1. re: Steve

                                  This is a great point--bakeries carry such a wide array of goods and rarely do them all well. Having a recommendation of what to get, in addition to where to get it, is helpful. One reason I love Victoria's Cakery is that it does cakes well and that's all it does. I found the same icky sweetness with my last cake from Pastries by Randolph but my SIL had her wedding cake made there and it was good. I've found Shoppers bread to be spongy, almost gummy and it fell apart when we tried to make paninis. Great Harvest is good for what it is--a step above grocery store breads but you can't get good artisanal bread there w/ nice crust and crumb. I will have to check out Baguette Republic and Buzz Bakery.

                                  1. re: chowser

                                    Realize, please, that Buzz doesn't do bread (as far as I know). Great pastries, though.

                                    1. re: wayne keyser

                                      I should have been more specific in my post. I was referring just to bread. By the way, the best patisserie in DC is sadly no more (gone for at least 15 years). Le Bonbonniere,

                                      1. re: wayne keyser

                                        That sounds good, though--I can make a decent loaf of bread myself w/ minimal effort but making some pastries takes far too much time, plus I like the variety. I'm always on the lookout for things that are harder to make. Can you eat there, or is it take out only? Thanks!

                                        1. re: chowser

                                          You can eat-in at Buzz. They even have board games you can borrow and hang out and play whatever while sipping coffee drinks and munching down.

                                          1. re: weezycom

                                            My wife and I have been to Buzz three times now and each and every time have been extremely underwhelmed by what we had. I don't remember exactly what we got, but it was cake twice and a dessert pastry once. We've returned because it's a nice little place to spend an hour or so at late in the evening even if the desserts are just average at best.

                                2. Ask why there are so few good bakeries anywhere. During the 25 years we lived in the DC area we saw all the bakeries disappear one by one (I would be willing to do something illegal if only I could visit Danny's Bakery, archaically of Silver Spring, and buy a pecan Danish). We have now lived 17 years in Chicago and the same thing has happened here---once there were dozens and dozens and now there are, basically, two. None of the explanations I hear makes sense. High rents? There are bakeries all over Paris, including downtown. Healthful eating awareness? Not while fast food prospers. Maybe a baking professional can explain this mystery?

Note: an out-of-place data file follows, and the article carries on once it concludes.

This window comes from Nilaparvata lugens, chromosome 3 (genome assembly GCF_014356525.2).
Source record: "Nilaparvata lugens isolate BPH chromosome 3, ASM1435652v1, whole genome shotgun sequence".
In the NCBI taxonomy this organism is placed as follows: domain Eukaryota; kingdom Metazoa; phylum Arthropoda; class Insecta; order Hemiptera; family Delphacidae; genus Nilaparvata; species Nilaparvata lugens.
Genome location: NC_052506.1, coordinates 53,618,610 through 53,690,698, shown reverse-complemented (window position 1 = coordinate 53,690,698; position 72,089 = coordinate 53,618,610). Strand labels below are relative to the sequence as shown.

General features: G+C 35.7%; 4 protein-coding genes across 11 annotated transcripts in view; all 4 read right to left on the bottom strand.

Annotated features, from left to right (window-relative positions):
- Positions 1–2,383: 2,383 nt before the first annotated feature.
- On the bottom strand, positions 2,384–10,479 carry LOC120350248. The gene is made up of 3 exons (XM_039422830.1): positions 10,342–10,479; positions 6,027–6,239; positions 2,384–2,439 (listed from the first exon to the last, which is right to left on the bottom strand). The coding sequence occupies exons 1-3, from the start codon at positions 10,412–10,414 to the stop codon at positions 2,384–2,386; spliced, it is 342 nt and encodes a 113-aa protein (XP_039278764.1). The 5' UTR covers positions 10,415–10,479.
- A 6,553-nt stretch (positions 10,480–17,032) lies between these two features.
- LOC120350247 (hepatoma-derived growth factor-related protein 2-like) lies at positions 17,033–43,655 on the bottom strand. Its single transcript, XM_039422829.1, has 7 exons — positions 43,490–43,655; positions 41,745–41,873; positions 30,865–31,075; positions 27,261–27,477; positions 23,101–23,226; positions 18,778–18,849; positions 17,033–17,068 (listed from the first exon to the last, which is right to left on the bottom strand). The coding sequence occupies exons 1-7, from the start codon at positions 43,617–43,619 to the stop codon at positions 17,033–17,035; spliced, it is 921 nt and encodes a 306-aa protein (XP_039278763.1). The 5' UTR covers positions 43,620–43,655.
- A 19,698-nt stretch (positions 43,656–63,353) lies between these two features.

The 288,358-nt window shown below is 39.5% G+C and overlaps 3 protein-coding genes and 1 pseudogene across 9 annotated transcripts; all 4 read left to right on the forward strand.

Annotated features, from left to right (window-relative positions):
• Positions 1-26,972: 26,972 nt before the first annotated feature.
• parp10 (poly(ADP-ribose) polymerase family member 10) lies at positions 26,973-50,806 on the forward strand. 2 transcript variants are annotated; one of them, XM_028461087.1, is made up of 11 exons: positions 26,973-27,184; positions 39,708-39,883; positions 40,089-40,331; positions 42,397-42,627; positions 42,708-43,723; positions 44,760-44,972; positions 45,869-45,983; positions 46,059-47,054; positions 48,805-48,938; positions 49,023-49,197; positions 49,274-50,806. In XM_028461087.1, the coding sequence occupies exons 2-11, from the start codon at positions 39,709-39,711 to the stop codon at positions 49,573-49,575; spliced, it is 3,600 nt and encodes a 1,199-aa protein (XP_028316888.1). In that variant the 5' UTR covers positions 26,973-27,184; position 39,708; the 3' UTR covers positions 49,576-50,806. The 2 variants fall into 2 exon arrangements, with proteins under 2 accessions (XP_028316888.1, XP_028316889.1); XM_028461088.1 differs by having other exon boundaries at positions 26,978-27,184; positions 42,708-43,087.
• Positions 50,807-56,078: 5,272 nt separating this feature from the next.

4 Replies
                                  1. re: Querencia

                                    As a baking professional (bread), I don't feel any more qualified than others to answer the question, but here's my take:

                                    Paris (Europe as well) has a culture and history that has always supported neighborhood bakeries. In the past, people shopped on a daily basis for staples. Pick up your produce, meat and your bread, greet your friends and neighbors, and while daily shopping was still a chore, as habit, it became ingrained into your everyday life.

                                    State and local governments provided price protections, the apprentice system was strong and vibrant, and people simply didn't have the time or inclination to travel across town to look for a different type product.

                                    Whole Foods were what you found at the corner produce cart or shop, Giant was the boule from Poliane and Super Fresh was the bread from your neighborhood boulanger. Trader Joe was the guy with the cart, selling housewares each Saturday across from the local tavern.